“We are continuing to try to send a message to the judge that this is a serious matter for the Jewish community,” said Filitti. “Bragg has failed to adequately address hate crimes in the Jewish community. In Joey’s case, the terms of the plea deal are shocking — six months. People are incredulous. The DA’s office is sending the message that when Jews are attacked it doesn’t matter.”
Goldstein added: “Every single minority community deserves equal protection under the law.”
According to Hikind, as bad as the figures are, the reality is worse.
“The majority of incidents aren’t even reported,” he said. “The victims say it won’t make a difference.”
According to the report, in 2022, the NYPD registered 261 anti-Jewish hate crimes, up from 214 in 2021, 30 of which were assaults, up from 20 in 2021. The Los Angeles Police Department saw 86 anti-Jewish hate crimes, up from 79 and the Chicago Police Department recorded 38, up by 8 in 2021.
The ADL’s yearly audit of antisemitic incidents in the United States counted 3,697 incidents in 2022, compared to 2,717 the year before, the highest number the ADL has ever noted.
Vandalism crimes increased by 51%, and assault was up as well. There were 91 bomb threats targeting Jewish institutions, the highest number since 2017. Australia registered 478 antisemitic incidents in 2022, up from 447 in 2021. Hungary saw an increase in 2022, as did Mexico. Belgium recorded 17 antisemitic assaults in 2022 up from 3 in 2021, and Italy recorded 241 incidents of mostly online antisemitism in 2022, up from 164.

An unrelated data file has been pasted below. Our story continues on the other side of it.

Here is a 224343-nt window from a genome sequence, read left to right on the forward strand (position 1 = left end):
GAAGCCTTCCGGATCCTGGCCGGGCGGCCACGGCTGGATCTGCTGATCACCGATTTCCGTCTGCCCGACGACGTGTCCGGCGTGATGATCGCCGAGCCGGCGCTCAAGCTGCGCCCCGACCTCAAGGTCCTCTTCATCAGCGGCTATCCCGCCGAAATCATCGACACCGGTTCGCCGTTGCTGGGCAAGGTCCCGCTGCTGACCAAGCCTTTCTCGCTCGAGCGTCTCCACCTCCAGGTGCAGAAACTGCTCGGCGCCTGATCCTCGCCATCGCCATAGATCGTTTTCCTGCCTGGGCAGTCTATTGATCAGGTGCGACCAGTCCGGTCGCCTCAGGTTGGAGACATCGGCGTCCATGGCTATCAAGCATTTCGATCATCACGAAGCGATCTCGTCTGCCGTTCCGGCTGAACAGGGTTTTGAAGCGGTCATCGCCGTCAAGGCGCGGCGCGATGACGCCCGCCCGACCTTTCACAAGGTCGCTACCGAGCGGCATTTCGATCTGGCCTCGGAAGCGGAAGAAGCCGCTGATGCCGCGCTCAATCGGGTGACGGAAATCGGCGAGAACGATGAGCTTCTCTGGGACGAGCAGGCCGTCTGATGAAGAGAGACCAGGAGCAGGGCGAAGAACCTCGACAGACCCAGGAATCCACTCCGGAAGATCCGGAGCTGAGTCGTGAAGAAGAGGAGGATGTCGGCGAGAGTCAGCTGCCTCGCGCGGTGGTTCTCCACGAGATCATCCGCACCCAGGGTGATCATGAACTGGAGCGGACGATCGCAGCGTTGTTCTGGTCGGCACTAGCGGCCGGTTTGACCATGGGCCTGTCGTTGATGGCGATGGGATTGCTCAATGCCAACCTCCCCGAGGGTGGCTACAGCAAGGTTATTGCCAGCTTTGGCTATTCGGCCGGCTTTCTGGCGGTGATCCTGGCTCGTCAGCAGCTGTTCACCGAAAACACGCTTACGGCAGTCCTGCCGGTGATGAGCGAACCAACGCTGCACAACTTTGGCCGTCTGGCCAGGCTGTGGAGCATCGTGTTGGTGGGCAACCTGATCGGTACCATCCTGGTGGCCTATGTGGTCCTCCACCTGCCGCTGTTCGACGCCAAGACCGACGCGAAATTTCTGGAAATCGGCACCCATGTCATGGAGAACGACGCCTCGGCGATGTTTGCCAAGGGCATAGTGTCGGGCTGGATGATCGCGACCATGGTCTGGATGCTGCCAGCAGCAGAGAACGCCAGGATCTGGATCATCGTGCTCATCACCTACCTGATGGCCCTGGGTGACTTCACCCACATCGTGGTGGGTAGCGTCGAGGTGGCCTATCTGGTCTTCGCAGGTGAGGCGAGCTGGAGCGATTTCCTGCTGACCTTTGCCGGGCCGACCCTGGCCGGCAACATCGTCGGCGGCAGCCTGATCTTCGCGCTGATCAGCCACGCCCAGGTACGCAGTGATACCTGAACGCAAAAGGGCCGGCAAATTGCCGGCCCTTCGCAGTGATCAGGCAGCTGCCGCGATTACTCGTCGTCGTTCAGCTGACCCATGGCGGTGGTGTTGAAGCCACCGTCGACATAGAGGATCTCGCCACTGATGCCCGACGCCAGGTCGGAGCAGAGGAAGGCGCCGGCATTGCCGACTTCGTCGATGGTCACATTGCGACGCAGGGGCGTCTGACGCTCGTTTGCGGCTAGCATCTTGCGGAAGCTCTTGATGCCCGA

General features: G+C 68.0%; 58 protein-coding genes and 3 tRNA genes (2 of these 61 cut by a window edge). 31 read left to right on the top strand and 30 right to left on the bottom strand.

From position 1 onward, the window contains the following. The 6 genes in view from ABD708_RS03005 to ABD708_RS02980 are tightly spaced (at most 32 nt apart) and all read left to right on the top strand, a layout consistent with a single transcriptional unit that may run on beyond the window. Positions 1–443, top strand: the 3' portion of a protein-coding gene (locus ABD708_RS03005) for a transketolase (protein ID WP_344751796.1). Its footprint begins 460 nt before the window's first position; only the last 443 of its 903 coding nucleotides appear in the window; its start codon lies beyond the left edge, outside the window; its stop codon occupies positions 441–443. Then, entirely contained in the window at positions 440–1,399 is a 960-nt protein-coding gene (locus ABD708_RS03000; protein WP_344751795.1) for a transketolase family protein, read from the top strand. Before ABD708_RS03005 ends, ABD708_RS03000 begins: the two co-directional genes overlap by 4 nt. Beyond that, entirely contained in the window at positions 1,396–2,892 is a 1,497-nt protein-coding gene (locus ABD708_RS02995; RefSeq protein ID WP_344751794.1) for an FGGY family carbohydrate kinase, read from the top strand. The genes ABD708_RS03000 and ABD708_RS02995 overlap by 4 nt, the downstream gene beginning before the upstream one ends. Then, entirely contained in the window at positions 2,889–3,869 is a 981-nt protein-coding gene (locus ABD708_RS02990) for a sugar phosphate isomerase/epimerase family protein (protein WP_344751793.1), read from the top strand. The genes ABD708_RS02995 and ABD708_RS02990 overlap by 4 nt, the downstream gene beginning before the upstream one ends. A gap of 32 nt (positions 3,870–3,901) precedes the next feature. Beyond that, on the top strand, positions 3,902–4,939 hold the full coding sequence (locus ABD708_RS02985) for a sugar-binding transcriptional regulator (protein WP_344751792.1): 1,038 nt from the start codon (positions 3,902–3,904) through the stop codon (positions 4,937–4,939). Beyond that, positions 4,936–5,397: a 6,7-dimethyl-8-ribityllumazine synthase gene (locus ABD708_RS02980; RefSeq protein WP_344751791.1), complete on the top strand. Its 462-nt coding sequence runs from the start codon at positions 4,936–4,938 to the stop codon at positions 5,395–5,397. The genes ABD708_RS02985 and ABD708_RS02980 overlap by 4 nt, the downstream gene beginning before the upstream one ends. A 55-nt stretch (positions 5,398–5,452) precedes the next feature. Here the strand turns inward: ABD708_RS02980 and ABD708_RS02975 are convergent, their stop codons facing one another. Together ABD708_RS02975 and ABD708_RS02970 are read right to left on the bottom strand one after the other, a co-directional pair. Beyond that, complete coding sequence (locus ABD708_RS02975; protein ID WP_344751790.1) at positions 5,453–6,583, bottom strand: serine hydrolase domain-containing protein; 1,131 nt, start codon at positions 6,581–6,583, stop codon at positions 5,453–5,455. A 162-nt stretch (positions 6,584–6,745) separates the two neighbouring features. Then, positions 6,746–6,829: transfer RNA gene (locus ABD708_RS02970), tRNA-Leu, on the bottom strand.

“Our research indicates that effective policing, indictments and educational campaigns in a small number of urban areas in various Western countries can lead to a significant reduction in the number of violent antisemitic attacks,” said Uriya Shavit, head of the Center for the Study of Contemporary European Jewry at Tel Aviv University. “The fight against antisemitism must include more practical, measurable and transparent objectives and fewer declarations and cries of ‘gevalt’.”
Goldstein agreed, but added that there also needs to be grassroots Jewish mobilization.
“The number one key to ending Jew hatred is Jewish empowerment and an effective Jewish civil rights movement modeled after other successful civil rights and minority rights movements,” she said.
“We are not looking to just reduce the number of violent attacks against Jewish people! That’s pre-Holocaust mentality. We must aim for a total paradigm shift and execute a long-term strategy to end systemic bigotry against Jewish people. There needs to be Jewish unity and empowerment, and direct actions that impose real consequences on Jew hatred. But the key is unifying and mobilizing Jews to stand up for themselves.”